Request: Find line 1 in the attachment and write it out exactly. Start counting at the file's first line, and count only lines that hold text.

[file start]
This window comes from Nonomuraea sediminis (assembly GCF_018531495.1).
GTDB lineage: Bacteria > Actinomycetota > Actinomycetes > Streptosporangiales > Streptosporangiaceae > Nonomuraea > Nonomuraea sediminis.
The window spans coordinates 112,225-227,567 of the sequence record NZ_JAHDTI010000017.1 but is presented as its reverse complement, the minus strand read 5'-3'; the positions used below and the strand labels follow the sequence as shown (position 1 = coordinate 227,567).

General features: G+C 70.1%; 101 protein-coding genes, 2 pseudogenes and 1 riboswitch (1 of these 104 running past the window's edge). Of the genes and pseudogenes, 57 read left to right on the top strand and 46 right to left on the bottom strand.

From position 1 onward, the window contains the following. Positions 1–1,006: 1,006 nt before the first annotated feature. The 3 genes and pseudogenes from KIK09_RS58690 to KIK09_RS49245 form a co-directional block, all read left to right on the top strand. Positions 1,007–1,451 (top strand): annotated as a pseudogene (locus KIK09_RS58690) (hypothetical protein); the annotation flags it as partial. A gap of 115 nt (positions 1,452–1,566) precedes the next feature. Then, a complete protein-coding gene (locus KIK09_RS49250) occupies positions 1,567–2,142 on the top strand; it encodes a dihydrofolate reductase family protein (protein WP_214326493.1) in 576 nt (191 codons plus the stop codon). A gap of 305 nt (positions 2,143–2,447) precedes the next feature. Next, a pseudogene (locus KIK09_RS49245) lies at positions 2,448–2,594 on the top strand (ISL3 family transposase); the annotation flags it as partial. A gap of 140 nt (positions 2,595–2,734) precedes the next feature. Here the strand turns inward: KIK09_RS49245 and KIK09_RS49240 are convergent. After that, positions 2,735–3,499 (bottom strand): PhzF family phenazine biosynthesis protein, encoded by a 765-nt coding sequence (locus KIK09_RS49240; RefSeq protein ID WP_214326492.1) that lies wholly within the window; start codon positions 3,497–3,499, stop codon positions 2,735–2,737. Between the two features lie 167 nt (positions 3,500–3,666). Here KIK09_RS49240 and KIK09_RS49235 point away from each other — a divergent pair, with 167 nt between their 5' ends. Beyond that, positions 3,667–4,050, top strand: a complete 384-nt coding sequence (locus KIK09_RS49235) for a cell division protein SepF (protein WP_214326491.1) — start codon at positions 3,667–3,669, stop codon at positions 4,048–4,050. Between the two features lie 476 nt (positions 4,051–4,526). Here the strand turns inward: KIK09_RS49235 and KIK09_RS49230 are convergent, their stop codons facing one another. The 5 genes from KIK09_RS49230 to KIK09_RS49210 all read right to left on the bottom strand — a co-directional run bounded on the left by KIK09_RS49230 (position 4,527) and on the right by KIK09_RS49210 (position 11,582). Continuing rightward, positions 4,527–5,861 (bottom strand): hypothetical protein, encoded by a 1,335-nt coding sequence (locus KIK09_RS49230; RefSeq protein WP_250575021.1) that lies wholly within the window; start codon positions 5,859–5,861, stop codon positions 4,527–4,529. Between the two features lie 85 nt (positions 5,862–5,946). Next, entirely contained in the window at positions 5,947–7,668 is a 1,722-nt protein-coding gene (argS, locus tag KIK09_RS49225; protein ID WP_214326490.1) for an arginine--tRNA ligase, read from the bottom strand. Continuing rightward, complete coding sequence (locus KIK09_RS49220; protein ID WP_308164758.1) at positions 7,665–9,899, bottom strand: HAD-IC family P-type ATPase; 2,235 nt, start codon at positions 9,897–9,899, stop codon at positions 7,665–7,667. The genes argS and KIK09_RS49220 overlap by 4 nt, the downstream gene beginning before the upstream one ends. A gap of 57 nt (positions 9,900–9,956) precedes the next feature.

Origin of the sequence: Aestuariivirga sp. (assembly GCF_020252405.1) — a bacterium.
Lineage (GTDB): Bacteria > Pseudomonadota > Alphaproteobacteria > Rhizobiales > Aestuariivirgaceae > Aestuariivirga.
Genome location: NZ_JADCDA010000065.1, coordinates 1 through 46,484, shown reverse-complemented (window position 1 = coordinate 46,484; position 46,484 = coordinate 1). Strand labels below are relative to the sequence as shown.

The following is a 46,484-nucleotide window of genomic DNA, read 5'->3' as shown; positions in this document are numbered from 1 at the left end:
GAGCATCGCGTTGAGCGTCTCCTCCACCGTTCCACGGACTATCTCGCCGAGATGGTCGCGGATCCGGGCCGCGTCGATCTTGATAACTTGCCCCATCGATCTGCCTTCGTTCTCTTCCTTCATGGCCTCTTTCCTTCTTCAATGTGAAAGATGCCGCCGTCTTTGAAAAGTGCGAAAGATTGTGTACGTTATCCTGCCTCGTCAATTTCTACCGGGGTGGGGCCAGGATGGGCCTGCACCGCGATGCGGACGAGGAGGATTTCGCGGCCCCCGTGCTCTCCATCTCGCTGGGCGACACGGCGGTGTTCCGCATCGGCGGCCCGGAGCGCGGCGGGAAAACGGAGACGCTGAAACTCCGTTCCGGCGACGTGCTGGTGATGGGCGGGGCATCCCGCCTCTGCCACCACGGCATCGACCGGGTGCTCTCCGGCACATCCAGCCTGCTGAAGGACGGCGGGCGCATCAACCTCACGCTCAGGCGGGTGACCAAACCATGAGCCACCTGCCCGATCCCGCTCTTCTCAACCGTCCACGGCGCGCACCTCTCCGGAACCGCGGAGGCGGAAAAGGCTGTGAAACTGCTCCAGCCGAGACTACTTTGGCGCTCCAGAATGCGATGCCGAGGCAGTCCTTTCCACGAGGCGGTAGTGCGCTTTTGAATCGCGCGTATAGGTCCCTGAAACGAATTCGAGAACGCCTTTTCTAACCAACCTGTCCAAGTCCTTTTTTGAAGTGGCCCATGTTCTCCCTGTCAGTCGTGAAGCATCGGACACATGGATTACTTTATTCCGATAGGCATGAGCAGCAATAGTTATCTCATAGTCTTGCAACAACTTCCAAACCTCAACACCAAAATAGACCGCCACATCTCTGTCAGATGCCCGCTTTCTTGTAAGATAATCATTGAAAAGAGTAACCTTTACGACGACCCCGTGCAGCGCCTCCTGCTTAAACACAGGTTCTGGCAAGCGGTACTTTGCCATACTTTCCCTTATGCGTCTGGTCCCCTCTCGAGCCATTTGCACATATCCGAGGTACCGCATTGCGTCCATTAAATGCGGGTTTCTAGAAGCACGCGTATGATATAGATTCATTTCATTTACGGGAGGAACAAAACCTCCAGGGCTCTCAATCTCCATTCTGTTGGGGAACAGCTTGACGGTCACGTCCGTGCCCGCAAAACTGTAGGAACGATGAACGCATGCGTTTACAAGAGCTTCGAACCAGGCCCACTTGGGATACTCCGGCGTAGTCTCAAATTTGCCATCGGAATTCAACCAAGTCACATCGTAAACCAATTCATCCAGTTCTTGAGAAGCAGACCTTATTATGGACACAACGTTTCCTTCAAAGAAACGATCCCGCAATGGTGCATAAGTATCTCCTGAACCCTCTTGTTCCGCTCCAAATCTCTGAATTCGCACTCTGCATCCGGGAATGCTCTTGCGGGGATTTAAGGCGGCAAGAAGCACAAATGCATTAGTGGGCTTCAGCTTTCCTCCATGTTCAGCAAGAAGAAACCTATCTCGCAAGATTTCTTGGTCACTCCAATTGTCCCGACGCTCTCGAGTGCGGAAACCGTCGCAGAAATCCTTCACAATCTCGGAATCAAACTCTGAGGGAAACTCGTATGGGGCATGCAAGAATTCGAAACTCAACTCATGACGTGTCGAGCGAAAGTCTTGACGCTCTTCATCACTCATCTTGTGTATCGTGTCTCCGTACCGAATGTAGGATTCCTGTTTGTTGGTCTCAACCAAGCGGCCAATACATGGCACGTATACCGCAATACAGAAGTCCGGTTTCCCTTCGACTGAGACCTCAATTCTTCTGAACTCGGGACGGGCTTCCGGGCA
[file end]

This window comes from Nonomuraea sediminis (assembly GCF_018531495.1).